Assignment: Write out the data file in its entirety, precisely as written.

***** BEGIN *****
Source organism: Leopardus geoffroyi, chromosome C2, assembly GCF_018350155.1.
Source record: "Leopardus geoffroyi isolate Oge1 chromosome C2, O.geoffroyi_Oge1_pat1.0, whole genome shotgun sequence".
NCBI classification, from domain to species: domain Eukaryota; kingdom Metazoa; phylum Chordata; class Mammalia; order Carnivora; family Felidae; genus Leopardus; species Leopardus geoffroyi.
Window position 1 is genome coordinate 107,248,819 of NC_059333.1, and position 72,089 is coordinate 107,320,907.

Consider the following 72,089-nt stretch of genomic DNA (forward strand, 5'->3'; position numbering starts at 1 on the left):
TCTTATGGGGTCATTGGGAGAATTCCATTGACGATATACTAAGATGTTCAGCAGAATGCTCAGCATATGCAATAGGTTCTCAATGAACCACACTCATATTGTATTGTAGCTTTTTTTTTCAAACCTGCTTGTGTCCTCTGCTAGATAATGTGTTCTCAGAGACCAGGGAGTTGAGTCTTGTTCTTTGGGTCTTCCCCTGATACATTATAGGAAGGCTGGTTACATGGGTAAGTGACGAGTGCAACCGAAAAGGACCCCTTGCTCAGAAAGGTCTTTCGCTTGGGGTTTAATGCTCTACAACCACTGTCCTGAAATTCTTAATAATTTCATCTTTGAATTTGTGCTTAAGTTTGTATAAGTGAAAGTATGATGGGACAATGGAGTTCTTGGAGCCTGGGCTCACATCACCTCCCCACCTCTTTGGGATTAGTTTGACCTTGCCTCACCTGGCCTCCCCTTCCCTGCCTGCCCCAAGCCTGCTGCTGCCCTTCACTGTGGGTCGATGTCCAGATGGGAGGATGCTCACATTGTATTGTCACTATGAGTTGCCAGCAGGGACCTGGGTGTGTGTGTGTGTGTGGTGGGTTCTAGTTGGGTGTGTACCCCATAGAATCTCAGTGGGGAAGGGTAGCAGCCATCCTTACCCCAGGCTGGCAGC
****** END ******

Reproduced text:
Source organism: Leopardus geoffroyi, chromosome C2, assembly GCF_018350155.1.
Source record: "Leopardus geoffroyi isolate Oge1 chromosome C2, O.geoffroyi_Oge1_pat1.0, whole genome shotgun sequence".
NCBI classification, from domain to species: domain Eukaryota; kingdom Metazoa; phylum Chordata; class Mammalia; order Carnivora; family Felidae; genus Leopardus; species Leopardus geoffroyi.
Window position 1 is genome coordinate 107,248,819 of NC_059333.1, and position 72,089 is coordinate 107,320,907.

Consider the following 72,089-nt stretch of genomic DNA (forward strand, 5'->3'; position numbering starts at 1 on the left):
TCTTATGGGGTCATTGGGAGAATTCCATTGACGATATACTAAGATGTTCAGCAGAATGCTCAGCATATGCAATAGGTTCTCAATGAACCACACTCATATTGTATTGTAGCTTTTTTTTTCAAACCTGCTTGTGTCCTCTGCTAGATAATGTGTTCTCAGAGACCAGGGAGTTGAGTCTTGTTCTTTGGGTCTTCCCCTGATACATTATAGGAAGGCTGGTTACATGGGTAAGTGACGAGTGCAACCGAAAAGGACCCCTTGCTCAGAAAGGTCTTTCGCTTGGGGTTTAATGCTCTACAACCACTGTCCTGAAATTCTTAATAATTTCATCTTTGAATTTGTGCTTAAGTTTGTATAAGTGAAAGTATGATGGGACAATGGAGTTCTTGGAGCCTGGGCTCACATCACCTCCCCACCTCTTTGGGATTAGTTTGACCTTGCCTCACCTGGCCTCCCCTTCCCTGCCTGCCCCAAGCCTGCTGCTGCCCTTCACTGTGGGTCGATGTCCAGATGGGAGGATGCTCACATTGTATTGTCACTATGAGTTGCCAGCAGGGACCTGGGTGTGTGTGTGTGTGTGGTGGGTTCTAGTTGGGTGTGTACCCCATAGAATCTCAGTGGGGAAGGGTAGCAGCCATCCTTACCCCAGGCTGGCAGC